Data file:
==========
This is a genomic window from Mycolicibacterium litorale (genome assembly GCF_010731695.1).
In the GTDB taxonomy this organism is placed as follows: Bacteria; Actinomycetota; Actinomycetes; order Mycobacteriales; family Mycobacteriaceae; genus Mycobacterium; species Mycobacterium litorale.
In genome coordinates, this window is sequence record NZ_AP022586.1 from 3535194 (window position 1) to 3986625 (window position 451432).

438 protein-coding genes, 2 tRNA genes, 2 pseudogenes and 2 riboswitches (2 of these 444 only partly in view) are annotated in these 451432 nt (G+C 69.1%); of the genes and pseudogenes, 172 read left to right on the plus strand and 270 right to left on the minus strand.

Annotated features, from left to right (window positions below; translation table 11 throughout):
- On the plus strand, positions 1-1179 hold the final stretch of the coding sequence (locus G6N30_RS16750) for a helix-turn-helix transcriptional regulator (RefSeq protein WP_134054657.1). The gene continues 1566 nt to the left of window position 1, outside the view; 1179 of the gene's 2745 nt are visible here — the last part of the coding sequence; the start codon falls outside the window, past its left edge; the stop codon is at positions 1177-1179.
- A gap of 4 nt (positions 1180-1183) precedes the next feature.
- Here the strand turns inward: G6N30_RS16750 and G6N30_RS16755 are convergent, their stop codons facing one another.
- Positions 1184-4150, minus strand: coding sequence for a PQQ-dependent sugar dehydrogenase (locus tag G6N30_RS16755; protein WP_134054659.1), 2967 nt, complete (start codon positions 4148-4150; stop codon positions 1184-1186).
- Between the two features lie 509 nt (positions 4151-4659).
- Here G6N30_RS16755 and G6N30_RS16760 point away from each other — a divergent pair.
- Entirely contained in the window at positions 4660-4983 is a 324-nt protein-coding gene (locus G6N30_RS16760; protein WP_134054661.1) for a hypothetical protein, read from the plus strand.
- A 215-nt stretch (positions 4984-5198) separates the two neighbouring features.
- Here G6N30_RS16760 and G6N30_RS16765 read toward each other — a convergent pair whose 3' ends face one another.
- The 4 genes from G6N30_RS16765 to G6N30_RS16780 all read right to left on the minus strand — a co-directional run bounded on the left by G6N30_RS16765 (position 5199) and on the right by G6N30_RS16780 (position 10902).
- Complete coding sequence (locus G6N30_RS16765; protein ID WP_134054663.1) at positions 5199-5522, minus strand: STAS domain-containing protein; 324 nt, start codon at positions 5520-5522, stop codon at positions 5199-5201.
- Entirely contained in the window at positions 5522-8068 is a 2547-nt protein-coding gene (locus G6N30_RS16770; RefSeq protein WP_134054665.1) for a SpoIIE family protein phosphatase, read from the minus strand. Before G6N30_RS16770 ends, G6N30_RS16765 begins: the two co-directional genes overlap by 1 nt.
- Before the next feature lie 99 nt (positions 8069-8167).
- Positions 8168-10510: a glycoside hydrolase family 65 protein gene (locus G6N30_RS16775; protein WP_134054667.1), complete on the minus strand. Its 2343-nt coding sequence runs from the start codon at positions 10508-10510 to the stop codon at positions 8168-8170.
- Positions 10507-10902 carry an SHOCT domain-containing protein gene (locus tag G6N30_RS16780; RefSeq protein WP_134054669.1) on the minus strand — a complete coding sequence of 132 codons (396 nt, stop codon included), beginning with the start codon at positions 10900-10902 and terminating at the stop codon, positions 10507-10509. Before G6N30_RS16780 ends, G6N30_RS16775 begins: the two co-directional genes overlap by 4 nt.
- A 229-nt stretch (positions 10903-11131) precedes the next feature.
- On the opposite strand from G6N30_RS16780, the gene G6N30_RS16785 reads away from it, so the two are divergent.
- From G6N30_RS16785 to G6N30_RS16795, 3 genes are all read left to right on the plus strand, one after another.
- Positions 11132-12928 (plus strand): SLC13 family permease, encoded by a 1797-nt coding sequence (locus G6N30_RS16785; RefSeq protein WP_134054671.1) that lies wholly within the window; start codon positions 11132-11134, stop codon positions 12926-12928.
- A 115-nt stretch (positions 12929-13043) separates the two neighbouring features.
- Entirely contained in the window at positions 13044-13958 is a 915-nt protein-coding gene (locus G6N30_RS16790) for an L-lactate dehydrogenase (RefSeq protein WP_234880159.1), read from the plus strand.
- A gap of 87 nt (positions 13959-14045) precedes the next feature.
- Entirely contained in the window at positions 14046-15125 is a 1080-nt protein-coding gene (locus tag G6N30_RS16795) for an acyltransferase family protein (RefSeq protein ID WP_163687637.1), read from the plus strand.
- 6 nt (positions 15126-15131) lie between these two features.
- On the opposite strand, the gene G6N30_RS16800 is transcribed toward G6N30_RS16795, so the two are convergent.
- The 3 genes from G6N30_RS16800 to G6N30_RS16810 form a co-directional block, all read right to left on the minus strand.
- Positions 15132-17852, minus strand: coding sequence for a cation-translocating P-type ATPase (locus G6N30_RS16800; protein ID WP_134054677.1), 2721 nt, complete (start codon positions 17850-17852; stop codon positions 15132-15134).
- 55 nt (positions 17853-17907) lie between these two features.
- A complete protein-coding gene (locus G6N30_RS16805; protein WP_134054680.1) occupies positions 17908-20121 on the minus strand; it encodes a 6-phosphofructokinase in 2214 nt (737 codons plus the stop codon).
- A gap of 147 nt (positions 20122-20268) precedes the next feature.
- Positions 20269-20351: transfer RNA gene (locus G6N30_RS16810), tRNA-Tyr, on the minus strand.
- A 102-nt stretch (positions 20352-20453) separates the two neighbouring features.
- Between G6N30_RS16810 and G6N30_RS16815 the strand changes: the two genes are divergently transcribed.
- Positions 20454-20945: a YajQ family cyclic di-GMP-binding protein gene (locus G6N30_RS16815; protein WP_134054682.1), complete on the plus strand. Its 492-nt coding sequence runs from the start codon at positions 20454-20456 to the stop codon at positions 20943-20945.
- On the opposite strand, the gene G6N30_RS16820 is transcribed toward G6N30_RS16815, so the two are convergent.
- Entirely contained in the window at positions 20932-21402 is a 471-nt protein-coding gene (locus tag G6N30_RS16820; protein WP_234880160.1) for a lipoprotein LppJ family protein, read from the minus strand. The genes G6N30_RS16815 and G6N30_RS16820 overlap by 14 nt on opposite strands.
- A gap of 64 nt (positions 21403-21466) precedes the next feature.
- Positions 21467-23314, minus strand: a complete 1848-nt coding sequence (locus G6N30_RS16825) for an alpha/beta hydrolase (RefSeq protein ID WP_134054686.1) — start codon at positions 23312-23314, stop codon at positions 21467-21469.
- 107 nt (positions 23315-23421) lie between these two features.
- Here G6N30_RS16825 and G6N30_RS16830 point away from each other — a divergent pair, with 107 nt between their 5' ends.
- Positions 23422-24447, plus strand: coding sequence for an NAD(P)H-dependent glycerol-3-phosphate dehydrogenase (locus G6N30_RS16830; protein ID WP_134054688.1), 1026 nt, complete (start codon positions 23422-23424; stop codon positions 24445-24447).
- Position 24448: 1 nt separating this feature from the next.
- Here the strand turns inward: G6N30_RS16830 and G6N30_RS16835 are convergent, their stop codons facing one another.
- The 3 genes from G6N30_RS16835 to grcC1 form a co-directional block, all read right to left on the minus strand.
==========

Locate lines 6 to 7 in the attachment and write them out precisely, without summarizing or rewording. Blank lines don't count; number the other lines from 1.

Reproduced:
- On the plus strand, positions 1-1179 hold the final stretch of the coding sequence (locus G6N30_RS16750) for a helix-turn-helix transcriptional regulator (RefSeq protein WP_134054657.1). The gene continues 1566 nt to the left of window position 1, outside the view; 1179 of the gene's 2745 nt are visible here — the last part of the coding sequence; the start codon falls outside the window, past its left edge; the stop codon is at positions 1177-1179.
- A gap of 4 nt (positions 1180-1183) precedes the next feature.